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Election 2014: New tool creates a different kind of question time for youth voters

Election 2014: New tool creates a different kind of question time for youth voters

A new web tool will let young voters put Kiwi politicians to the test and encourages them to get involved in the upcoming general election.

Ask Away is one of two projects developed out of Massey University's Design and Democracy Lab, which creates online solutions to spark particpation on social issues.

The first is On the Fence, a political values questionnaire presented as an online game, while Ask Away was prototyped for the Wellington Mayoral Election last year.

From 1 August young voters will be able to ask questions of politicians, which the lab will sort into categories to be answered by the relevant party spokesperson using a site login.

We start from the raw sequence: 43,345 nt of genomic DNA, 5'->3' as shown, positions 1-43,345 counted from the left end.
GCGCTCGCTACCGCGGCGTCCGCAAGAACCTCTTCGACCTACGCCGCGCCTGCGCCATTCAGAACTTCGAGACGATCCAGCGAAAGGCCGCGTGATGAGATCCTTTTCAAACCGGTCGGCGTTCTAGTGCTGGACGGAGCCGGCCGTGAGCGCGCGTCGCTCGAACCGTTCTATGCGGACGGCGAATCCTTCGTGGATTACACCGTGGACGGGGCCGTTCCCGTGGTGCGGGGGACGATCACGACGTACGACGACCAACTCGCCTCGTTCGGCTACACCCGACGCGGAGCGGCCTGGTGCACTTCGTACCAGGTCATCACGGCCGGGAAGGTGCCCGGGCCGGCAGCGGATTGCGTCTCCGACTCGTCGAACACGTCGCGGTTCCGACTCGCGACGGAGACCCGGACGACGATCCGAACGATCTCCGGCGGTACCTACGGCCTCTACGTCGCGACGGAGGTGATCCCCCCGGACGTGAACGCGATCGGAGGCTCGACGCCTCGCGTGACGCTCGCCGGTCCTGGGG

Users vote on the questions they think should be asked and the system's algorithm sends questions higher as they get votes and lower as they lose popularity.

Team member Meg Howie, a Master of Design Candidate, hopes the tool will have an offshore market in the longer term.

"It seems like something there's an obvious need for this all the time, in local body elections and internationally. We're hoping it will be used here in New Zealand but also it could help in developing democracies."

The open source development team numbers 12 and is led by Jon Lemmon, also a co-founder of democratic participation tool Loomio.

The Design and Democracy Lab will work with other groups out to encourage youth to vote in this election, including Rockenrol rockenrol.me and Hannah Duder, who's working on a Tinder-like app for youth voting.

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